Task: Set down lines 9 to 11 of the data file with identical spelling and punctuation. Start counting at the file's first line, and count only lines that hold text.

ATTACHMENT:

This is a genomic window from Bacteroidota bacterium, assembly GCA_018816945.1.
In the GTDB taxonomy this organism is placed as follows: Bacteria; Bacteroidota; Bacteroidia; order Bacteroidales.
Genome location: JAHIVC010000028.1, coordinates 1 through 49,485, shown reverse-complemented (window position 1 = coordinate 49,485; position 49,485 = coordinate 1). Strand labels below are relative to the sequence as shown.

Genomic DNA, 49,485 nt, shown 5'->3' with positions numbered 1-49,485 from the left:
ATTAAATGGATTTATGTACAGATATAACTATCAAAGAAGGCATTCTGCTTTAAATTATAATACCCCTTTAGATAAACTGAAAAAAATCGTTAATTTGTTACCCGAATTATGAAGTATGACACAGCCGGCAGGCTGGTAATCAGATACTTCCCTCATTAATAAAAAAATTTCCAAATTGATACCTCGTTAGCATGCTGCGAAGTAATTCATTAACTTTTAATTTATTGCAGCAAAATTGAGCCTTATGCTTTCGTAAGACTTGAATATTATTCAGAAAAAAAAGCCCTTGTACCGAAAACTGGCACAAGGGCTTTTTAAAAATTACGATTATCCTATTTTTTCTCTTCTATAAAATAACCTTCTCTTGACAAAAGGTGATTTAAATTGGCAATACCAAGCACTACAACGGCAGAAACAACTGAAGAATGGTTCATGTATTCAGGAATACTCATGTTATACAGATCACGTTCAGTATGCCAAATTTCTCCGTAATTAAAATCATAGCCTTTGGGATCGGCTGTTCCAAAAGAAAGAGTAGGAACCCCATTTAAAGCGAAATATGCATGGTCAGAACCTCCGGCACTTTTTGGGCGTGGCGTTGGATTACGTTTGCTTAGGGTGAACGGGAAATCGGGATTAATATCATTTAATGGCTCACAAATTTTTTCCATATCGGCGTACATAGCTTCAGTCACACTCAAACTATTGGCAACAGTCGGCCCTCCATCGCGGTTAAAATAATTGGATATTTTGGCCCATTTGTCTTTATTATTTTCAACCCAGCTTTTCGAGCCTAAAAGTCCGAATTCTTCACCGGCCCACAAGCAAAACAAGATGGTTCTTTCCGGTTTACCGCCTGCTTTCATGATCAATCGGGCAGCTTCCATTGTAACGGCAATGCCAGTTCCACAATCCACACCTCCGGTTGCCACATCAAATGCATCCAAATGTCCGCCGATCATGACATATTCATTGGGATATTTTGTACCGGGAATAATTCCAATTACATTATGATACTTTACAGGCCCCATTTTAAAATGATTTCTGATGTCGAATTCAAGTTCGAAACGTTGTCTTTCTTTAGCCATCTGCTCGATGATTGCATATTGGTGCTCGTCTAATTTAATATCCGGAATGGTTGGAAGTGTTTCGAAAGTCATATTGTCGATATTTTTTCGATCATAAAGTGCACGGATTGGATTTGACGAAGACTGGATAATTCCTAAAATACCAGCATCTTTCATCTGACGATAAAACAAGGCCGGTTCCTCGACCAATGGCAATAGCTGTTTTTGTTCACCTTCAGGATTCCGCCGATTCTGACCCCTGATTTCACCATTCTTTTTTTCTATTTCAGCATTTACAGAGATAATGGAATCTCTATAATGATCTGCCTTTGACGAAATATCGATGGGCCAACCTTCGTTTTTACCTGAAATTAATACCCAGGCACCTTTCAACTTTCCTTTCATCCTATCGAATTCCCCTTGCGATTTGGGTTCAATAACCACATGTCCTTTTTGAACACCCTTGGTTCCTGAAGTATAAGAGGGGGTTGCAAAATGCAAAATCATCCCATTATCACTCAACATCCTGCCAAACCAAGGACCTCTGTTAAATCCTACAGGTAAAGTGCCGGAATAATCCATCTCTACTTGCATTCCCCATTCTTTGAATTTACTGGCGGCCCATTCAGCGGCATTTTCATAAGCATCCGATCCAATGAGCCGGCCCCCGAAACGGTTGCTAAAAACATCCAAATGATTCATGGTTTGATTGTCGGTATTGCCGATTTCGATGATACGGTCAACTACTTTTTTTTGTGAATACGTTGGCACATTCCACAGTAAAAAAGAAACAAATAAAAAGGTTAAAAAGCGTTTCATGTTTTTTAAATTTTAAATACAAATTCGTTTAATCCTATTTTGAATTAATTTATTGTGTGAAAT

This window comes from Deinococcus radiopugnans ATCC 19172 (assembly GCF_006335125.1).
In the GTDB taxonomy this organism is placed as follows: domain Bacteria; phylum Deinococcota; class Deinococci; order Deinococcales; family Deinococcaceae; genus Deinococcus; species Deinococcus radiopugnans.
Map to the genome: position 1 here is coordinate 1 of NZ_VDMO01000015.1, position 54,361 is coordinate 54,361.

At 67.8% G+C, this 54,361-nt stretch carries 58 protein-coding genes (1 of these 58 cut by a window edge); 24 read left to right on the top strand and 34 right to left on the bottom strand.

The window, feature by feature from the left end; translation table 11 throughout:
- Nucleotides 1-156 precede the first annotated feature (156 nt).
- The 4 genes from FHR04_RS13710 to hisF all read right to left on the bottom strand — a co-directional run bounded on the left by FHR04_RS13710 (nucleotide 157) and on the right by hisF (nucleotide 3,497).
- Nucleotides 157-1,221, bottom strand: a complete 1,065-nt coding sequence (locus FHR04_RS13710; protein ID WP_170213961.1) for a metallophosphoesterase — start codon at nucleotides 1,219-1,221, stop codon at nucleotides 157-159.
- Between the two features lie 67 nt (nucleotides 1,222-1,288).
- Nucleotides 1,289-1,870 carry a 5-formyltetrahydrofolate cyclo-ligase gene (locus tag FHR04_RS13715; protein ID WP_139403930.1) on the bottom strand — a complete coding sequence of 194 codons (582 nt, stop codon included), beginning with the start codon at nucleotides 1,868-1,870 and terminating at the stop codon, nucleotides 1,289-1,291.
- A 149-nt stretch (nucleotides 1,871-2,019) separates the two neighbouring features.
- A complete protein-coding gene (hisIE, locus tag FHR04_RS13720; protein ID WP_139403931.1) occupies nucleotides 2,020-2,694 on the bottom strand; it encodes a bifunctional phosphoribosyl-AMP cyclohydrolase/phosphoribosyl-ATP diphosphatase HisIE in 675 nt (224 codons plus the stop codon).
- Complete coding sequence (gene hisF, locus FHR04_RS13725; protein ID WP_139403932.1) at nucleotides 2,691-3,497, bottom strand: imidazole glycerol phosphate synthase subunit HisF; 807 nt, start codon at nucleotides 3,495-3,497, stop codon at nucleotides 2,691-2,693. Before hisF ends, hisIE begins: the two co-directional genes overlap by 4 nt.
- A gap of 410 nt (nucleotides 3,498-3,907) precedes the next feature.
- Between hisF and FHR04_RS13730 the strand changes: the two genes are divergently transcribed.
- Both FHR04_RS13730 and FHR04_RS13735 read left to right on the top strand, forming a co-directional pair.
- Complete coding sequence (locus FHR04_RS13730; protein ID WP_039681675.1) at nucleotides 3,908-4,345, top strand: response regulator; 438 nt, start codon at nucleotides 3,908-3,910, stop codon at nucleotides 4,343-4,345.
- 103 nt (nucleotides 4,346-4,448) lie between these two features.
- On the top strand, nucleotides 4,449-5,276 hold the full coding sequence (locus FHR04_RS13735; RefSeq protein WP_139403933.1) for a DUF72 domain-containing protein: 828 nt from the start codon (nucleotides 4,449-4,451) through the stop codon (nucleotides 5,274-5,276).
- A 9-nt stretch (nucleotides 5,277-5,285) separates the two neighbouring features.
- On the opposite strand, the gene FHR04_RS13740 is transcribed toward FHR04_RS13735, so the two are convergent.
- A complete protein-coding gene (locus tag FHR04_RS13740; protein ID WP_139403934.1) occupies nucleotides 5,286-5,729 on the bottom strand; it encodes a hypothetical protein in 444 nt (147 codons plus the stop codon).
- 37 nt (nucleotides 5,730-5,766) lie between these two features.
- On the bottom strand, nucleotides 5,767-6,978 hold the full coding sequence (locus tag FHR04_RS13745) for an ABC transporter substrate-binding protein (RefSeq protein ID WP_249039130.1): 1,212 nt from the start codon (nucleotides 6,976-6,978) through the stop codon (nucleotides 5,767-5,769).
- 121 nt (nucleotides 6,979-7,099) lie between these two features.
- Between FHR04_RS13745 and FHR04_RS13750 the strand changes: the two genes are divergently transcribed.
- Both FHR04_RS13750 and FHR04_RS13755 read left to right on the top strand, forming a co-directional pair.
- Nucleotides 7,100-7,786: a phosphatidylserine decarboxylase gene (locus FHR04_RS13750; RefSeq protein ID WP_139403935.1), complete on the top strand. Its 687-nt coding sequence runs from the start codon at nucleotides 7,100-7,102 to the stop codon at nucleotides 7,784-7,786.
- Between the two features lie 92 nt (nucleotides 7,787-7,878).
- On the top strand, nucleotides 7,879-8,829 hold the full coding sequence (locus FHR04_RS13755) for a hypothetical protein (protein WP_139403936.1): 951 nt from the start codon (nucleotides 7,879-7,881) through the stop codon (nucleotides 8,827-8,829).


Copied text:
At 67.8% G+C, this 54,361-nt stretch carries 58 protein-coding genes (1 of these 58 cut by a window edge); 24 read left to right on the top strand and 34 right to left on the bottom strand.

The window, feature by feature from the left end; translation table 11 throughout:
- Nucleotides 1-156 precede the first annotated feature (156 nt).